Wanda immediately drops the revelation which kicks off the rest of the action in the movie: Anna's real name is Ida Lebenstein. She is Jewish. Given that this is taking place in the mid 60's, this means that Anna was orphaned during World War II. The mis-matched aunt and niece set off together to find out what happened to Anna's parents.
The movie is beautifully filmed in black and white, the gray pallet adding to the bleak feeling of the film. It's set in winter. The 1960s Poland being depicted is clearly still very poor, living under communism. And the family history which the two women are confronting is similarly bleak.
The other startling thing about this film is how much of a movie it is. It is almost entirely visual. The beautiful young novice is not a big talker, and she's moving into territory that people don't like to talk about. There's no sound track other than when the characters themselves listen to music. I haven't seen a movie which makes such powerful use of silence since the (very different) movie Into Great Silence, a documentary about Carthusian monks living under a vow of silence. The narrative style is one which is utterly "show don't tell". We never know what Anna is thinking. There's something fairly isolating about the style, and that fits the story in which these two women are so much at odds with each other, and are confronting people who very much do not want to think about the stories they are trying to learn.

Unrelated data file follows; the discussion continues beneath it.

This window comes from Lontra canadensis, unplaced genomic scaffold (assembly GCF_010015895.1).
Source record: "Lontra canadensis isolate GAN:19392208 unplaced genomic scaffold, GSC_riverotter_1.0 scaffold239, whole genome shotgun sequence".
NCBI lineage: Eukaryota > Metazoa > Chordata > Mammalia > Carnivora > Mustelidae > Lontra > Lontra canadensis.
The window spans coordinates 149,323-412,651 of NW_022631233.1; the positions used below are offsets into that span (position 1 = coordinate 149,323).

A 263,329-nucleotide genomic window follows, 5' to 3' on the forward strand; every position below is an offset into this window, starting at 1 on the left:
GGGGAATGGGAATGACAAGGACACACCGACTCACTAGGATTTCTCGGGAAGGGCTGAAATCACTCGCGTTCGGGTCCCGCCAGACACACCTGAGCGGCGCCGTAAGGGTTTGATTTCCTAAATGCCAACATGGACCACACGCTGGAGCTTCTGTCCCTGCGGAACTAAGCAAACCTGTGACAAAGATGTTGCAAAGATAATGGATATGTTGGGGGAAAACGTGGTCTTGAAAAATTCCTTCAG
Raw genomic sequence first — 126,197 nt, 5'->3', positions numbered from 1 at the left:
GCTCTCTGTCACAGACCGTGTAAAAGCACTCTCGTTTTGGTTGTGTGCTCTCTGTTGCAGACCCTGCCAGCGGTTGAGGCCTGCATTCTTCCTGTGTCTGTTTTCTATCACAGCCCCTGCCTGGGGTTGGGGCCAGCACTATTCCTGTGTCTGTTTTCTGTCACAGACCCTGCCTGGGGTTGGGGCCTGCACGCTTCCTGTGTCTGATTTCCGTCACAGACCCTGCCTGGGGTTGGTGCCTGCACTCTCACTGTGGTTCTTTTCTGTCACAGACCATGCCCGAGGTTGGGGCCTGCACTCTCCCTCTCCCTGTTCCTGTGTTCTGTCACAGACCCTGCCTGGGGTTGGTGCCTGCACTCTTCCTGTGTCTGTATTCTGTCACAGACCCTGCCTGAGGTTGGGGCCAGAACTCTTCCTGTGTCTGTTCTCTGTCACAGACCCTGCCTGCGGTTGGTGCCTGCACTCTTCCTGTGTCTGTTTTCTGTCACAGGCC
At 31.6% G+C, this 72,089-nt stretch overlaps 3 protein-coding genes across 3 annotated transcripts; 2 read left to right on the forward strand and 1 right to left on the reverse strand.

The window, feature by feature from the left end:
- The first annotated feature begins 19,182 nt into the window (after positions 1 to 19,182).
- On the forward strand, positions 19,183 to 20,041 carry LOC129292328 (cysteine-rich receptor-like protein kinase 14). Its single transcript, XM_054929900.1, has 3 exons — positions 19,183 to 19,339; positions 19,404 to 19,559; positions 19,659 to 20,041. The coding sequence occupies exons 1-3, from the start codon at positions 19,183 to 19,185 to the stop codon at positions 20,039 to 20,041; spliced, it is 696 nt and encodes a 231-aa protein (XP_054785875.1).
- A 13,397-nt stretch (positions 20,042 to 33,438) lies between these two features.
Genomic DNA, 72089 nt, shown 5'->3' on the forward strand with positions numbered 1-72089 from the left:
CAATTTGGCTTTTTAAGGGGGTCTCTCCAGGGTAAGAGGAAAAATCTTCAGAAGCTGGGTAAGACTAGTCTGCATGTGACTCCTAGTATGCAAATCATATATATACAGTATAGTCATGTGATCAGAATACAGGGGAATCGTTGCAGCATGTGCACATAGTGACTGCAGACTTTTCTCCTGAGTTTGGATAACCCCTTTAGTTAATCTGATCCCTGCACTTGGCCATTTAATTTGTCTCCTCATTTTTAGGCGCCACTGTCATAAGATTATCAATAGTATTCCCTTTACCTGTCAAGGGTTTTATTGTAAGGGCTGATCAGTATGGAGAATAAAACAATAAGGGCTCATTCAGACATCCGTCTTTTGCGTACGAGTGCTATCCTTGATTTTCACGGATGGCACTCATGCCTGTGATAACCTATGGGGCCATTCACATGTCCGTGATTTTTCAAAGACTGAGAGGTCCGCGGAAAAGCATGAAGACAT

At root, the movie is about trama -- about how people and cultures deal with events seemingly too horrible to deal with. This is the sort of thing which we, as Americans, don't deal with much in our art or in our culture. A friend of mine who is a professor specializing in 20th century Central European history likes to describe the movie Schindler's List as a feel-good, American movie about the Holocaust. There's something to this. It's a movie which works on a broad canvas and although it's dealing with some of the darker periods of European history, at root it makes those bearable by picking a story which has a happy ending. The biggest American movie about an event in which millions of Jews died, is a story about Jews who didn't die.